In the midst of political turbulence, the feds are continuing to plan for what could be the largest offshore wind farm in the country — right in our backyard.
The Bureau of Ocean Energy Management (BOEM) is hosting a public meeting in Manhattan Wednesday night to discuss progress on the Long Island – New York City Offshore Wind Project, which has been working its way through a multi-year review process.
Almost 200 3.6-megawatt wind turbines could eventually be constructed 13 miles off the Rockaway Peninsula as part of the project. The wind farm could yield as much as 700 MW of energy—enough electricity to power an estimated 245,000 homes.
BOEM is holding a public meeting this Wednesday evening (6/29), from 5 to 8pm, at the TKP New York Conference Center, located at 109 West 39th Street. (The meeting is in the Empire A Room.)
In the last two weeks, BOEM has held public meetings in four states (Long Branch, NJ; Hempstead and Westhampton Beach, NY; Narragansett, RI; and New Bedford, MA) in order to update the public on how the wind farm is progressing and offer additional opportunities for comment.
You can also weigh in on the project in writing — read about the public review process below.
Part Of The State’s Plan To Fight Climate Change
The Long Island – New York City wind project is intended to help New York State reach its goal of reducing the state’s greenhouse gas emissions 80 percent by 2050, relative to 1990 levels.
The project was launched as a collaborative effort between Con Edison, the Long Island Power Authority and the New York Power Authority.
Auctioning Off Development Rights
BOEM is preparing to host a competitive auction where bidders will vie for the lease to develop wind energy in 81,130 acres of federal waters off the New York coast. The agency is also hosting a public seminar this afternoon to describe the auction format and explain the rules to participants.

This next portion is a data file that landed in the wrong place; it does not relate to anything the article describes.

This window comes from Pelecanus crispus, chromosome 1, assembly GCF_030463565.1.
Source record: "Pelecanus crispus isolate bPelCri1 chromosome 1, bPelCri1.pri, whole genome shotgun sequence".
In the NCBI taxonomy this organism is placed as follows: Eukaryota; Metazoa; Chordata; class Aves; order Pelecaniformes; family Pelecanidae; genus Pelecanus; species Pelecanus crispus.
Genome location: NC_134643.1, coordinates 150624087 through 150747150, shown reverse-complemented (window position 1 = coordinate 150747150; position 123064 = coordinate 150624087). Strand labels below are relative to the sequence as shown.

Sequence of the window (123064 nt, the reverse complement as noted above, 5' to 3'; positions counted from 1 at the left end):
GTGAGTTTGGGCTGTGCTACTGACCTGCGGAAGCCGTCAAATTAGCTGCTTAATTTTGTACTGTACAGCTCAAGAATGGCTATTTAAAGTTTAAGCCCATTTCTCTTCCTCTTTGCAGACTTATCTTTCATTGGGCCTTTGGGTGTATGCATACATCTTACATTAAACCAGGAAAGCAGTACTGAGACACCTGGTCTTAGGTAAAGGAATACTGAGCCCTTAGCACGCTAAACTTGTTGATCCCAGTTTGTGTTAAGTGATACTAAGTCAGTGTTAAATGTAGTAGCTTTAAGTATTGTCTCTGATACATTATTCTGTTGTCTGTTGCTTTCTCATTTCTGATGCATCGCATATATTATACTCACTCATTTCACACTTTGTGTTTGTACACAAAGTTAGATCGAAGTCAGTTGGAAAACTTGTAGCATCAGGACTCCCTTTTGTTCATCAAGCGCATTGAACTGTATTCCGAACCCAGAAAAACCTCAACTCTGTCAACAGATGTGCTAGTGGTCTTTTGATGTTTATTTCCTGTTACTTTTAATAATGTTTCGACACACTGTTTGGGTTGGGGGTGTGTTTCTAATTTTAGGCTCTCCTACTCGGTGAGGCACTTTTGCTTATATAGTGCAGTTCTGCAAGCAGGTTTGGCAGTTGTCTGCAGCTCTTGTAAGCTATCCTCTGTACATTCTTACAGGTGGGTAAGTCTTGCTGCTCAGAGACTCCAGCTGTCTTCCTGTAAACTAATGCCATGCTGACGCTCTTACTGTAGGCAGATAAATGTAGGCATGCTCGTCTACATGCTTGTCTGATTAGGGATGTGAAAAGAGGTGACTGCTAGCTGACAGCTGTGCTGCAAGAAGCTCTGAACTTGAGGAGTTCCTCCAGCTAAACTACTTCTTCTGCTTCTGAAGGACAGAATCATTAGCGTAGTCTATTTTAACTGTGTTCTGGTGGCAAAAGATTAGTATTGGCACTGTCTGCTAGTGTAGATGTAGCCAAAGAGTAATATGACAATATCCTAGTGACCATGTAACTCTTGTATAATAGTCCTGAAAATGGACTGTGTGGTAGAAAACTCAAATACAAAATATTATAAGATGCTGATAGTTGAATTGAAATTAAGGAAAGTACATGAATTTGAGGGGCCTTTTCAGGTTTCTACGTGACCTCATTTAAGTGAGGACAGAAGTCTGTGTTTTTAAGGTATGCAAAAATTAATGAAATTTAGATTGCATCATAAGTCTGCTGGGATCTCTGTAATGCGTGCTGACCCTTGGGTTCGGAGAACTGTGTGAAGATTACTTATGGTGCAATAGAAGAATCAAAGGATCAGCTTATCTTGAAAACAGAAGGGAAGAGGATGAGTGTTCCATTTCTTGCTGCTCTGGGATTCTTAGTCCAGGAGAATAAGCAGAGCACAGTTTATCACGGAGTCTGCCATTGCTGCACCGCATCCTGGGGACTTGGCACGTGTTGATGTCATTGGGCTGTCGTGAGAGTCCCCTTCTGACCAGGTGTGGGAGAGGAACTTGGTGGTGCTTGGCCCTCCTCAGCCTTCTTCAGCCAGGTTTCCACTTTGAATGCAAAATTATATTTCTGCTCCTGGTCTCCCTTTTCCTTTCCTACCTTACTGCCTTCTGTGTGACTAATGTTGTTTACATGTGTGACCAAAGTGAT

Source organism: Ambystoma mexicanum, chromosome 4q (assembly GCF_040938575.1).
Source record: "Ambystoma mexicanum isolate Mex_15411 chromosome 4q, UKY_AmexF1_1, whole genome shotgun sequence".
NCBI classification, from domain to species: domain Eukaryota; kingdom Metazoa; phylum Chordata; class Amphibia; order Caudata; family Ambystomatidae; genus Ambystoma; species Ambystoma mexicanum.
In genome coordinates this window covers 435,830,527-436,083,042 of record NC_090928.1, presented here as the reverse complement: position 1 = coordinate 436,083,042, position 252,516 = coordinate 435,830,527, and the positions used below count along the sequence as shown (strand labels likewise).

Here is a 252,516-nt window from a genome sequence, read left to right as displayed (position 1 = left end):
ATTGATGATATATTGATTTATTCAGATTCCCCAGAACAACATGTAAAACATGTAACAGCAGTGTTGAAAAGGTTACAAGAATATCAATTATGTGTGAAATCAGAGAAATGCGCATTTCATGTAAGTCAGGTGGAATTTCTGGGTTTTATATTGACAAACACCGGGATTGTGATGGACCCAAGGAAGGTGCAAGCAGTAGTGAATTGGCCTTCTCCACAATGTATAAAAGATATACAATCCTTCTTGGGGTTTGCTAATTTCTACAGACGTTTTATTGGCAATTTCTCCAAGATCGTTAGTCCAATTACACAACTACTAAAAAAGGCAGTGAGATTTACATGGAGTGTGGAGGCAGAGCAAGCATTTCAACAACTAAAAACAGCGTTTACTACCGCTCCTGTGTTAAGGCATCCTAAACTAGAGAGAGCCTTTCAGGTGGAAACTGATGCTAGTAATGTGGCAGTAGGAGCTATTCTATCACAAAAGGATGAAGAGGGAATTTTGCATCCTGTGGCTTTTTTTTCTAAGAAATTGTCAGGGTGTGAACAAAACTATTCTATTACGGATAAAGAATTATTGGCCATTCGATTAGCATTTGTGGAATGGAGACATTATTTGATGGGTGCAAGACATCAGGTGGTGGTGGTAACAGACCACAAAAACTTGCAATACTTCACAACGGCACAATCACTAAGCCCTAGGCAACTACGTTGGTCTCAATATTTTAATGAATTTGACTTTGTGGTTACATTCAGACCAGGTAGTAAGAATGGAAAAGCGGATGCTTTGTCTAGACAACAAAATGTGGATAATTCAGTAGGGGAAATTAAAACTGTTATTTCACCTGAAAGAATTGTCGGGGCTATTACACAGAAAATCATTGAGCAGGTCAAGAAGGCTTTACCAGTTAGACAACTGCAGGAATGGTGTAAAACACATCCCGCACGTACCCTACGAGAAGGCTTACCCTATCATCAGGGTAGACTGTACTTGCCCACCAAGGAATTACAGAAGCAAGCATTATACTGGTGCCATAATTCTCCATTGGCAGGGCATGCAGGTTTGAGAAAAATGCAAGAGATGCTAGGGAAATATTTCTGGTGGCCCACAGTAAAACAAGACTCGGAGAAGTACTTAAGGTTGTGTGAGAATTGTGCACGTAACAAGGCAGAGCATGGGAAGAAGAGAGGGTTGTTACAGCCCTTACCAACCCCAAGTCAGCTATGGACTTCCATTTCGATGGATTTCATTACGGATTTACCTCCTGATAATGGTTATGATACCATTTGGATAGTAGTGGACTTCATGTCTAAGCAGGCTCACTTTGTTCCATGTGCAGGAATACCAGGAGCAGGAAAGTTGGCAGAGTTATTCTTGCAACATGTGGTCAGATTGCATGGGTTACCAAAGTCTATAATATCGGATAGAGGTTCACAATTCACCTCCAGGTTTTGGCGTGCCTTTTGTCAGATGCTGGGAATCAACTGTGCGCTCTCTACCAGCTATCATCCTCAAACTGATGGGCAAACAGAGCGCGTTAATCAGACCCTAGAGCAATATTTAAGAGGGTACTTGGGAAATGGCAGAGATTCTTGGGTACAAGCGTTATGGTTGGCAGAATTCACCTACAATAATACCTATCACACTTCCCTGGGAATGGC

Wind power is steadily becoming more commercially viable. Other potential wind farm developers have expressed interest in the site off the Rockaways, according to Tracey Moriarty, a BOEM spokeswoman.
Developers of the Long Island – New York City project could construct as many as 194 wind turbines off the coast. The wind farm is moving through a four-step review process.
1.) Environmental & Visual Review
BOEM has conducted a preliminary environmental review of the potential impacts of a wind farm in the proposed ocean site.
Read more here about how to submit a comment on BOEM’s environmental review — the deadline is July 6th.
What sorts of impacts could such a project have? Local wildlife habitats could be disrupted, as could commercial fishing areas.
Another possible impact is visual. BOEM has been studying the impact on views from the coastline of a hypothetical array of 100+ wind turbines measuring 577.4 feet (176 meters) from water level to blade tip, which are configured in a grid pattern with roughly 5,000 feet between turbines. The turbines are assumed to be painted pale gray per Federal Aviation Administration guidelines.
The agency has generated photographs and videos to simulate views of this hypothetical wind farm under various weather conditions and times of day and night. The simulations were generated from a series of “key” observation points.
Public feedback regarding how the wind farm could impact the viewshed for coastal areas of New York and New Jersey will be used by BOEM as it finalizes the exact area of the ocean to be developed.
A lease to develop the wind farm in federal waters will be issued to the winner of a competitive auction process.
The 60-day public comment period on the proposed sale of leasing rights ends on August 5, 2016. Read more here about how to submit a comment and see feedback on the project from other government agencies.
3.) Final Site Assessment
A site assessment plan will be developed, which involves the collection of more information (e.g., wind speed data, biological data) about the area proposed for development.
4.) Operations Plan & Final Review
The wind farm’s developer will submit a construction and operations plan. BOEM must then carry out a full environmental review of the project.
Photo credit: BOEM